A string company with a special "twist" is Zebra Strings. These strings are built with a patented process that uses counter-rotating twists in the two bundles of fibers. The intent is to reduce rotation and keep your peep sight coming in consistently. The philosophy regarding both material and process is also a bit different.
"We use a proprietary blend of Dyneema and Vectran in a patented string material we call 1425X," explained Aaron Brooks, Manager at Zebra Strings. "We don't pre-stretch our strings. We feel a pre-stretched string is louder and the Vectran helps reduce creep. We do serve our strings under tension but we don't believe in serving our end loops. We just don't see an advantage at this time."
Of course, an increasing number of custom string manufacturers are offering more choices, and some bow companies, such as PSE, make their own bowstrings for many models and fit their high-end bows with custom strings.
It's extremely Important to wax your string and cables often. A wax with silicone in it will penetrate the fibers and accomplish two important goals. Wax prevents moisture from being absorbed into the string, which can affect performance. Waxing also provides fiber-to-fiber lubrication, which prevents wear.
To prevent serious abrasion, regularly check string grooves in the cams and wheels on your bow for nicks and dings. If you drop your bow or bump a cam on a rock, a burr can form, which can damage the serving. If you find any broken fibers on a string or cable, replace it immediately.
Some experts disagree on whether to wax the end-loop servings on bowstrings and cables. Personally, I do not wax these servings because I fear the wax will collect sand and grit and introduce it into the cam grooves, causing wear and maybe even some noise.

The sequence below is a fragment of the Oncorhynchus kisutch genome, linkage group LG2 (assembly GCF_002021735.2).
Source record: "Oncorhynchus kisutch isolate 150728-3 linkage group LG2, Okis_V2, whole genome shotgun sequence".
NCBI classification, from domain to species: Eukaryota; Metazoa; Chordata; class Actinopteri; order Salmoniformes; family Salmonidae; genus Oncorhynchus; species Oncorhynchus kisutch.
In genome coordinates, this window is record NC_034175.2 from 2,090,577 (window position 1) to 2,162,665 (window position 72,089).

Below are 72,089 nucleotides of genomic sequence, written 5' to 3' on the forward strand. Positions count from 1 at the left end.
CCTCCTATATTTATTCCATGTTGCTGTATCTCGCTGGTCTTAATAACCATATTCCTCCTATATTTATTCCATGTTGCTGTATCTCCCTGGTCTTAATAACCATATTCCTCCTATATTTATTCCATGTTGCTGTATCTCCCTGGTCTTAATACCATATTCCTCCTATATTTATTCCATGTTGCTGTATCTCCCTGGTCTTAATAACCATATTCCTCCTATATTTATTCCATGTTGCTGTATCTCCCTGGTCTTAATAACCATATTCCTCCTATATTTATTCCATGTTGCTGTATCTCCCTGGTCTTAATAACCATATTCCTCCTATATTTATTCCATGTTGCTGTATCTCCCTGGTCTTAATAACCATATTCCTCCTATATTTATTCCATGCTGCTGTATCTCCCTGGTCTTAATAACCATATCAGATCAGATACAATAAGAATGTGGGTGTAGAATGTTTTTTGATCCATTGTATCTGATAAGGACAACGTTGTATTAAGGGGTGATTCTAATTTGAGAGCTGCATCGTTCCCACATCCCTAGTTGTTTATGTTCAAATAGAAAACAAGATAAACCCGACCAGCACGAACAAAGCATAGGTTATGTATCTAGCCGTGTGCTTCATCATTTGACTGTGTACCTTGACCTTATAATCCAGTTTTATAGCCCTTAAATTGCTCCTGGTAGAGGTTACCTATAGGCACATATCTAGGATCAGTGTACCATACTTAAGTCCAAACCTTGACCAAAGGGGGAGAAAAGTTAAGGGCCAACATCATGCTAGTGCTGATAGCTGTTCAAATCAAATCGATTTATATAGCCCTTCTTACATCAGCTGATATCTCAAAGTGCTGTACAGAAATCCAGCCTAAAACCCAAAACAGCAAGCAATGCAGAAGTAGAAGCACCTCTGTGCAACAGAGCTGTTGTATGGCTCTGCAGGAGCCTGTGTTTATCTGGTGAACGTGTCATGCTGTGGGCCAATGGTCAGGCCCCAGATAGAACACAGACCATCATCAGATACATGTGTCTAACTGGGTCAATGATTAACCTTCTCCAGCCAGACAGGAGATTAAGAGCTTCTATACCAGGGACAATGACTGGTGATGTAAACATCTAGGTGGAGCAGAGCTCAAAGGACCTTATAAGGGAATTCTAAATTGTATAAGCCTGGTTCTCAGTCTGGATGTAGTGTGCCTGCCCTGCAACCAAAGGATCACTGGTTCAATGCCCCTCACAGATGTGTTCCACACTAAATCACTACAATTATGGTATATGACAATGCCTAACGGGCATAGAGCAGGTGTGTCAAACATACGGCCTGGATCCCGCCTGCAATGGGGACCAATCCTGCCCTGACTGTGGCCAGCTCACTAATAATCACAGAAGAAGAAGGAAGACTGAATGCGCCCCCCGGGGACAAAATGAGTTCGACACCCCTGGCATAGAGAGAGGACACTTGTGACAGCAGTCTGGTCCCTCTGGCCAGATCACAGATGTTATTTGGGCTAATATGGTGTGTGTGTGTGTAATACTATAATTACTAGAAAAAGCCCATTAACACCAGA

The bowstring has become high-tech and complicated. I haven't mentioned all the different string materials available, or even the serving materials to choose from. The best advice is to use a quality string, take some benchmark measurements of your bow, become familiar with the tinting marks on the cams, and occasionally do a spot check to make sure everything is where it should be. You'll be rewarded with long, consistent, trouble-free service from your bowstring and buss cable.
Okay, so this probably hasn't simplified this very important piece of equipment for you, but hopefully it demystified the bowstring just a little.
BCY INC., 697 Middle Street, Middletown, CT 06457; (860) 632-7115; www.bcyfibers.com
BROWNELL & COMPANY, PO Box 362, Moods, CT 06469; (860) 873-8625; www.brownellco.com
STONE MOUNTAIN BOWSTRINGS, 10636 Hwy. 12, Orofino, ID 83544; (208) 476-7811; www.stonemountainbowstrings.com
TAILORMAID ARCHERY PRODUCTS, INC., 3627 11th Street, Wyandotte, MI 48192; (734) 246-3182; www.stringmaker.com
WINNER'S CHOICE CUSTOM BOWSTRINGS, INC., 58000 Industrial Park Rd., John Day, OR 97845; (541) 575-0818; www.winnerschoicestrings.com
ZEBRA STRINGS, 919 River Road, Sparta, WI 54656; (608) 269-1235; www.zebrastrings.com
|Printer friendly Cite/link Email Feedback|
|Title Annotation:||Tried and True|
|Date:||Dec 1, 2004|
|Previous Article:||If the broadhead works ...|
|Next Article:||Shot placement.|